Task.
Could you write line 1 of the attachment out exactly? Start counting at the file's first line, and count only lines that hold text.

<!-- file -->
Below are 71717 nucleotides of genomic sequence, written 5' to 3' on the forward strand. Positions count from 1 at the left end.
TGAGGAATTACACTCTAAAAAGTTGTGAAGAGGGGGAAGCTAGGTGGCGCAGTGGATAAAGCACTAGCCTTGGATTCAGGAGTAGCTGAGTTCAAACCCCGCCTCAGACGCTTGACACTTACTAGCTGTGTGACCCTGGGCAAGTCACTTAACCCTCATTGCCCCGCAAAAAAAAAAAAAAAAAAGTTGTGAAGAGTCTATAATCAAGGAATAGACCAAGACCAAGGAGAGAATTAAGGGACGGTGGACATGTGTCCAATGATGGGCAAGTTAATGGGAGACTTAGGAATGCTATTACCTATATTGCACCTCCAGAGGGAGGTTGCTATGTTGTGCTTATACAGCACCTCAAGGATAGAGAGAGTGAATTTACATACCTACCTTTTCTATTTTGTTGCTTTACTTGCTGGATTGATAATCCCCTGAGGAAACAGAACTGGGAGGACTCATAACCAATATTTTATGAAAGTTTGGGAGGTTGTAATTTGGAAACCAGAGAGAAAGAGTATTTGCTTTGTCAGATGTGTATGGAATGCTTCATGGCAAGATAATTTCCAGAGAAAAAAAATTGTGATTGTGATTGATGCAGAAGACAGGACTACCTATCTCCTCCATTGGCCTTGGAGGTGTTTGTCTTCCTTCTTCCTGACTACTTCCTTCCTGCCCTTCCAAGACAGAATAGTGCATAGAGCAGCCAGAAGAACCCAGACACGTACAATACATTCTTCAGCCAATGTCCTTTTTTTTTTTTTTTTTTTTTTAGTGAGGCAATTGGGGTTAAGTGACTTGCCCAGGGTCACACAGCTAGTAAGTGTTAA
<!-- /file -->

Below are 71717 nucleotides of genomic sequence, written 5' to 3' on the forward strand. Positions count from 1 at the left end.